by Bavo Stevens
United Nations University, July 2017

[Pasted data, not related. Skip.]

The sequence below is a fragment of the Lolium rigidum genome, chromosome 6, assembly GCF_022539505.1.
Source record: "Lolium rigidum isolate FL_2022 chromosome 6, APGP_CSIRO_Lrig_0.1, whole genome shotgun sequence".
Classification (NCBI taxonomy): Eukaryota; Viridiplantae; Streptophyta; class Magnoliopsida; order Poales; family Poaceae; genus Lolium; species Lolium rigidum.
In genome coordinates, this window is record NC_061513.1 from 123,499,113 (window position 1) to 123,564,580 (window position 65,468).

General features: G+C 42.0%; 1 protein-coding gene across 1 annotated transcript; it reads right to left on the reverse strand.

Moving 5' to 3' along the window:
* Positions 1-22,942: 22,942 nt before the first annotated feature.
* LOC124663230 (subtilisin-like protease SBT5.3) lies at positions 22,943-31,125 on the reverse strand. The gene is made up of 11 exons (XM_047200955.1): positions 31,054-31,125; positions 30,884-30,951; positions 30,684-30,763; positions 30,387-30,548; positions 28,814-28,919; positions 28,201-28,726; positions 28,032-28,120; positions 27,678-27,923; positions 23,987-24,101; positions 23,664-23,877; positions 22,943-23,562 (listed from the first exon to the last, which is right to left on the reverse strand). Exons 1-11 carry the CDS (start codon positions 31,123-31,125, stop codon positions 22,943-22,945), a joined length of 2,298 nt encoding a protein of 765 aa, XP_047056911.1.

If policymakers take it for granted that development reduces migration, despite evidence on the contrary, they are unlikely to create policies that effectively manage the increase in migration. To a certain extent, this is already happening in Europe. The EU’s development aid to Africa has coincided with further fortification and militarisation of its borders, which has often led migrants to use more irregular and dangerous routes. From a policy standpoint, there needs to be greater acknowledgement that migration cannot be “extracted” from development and managed separately. In order to develop an effective global compact on migration, governments need to grasp the reality that, although migration and development influence each other, increased development aid will not directly reduce migration.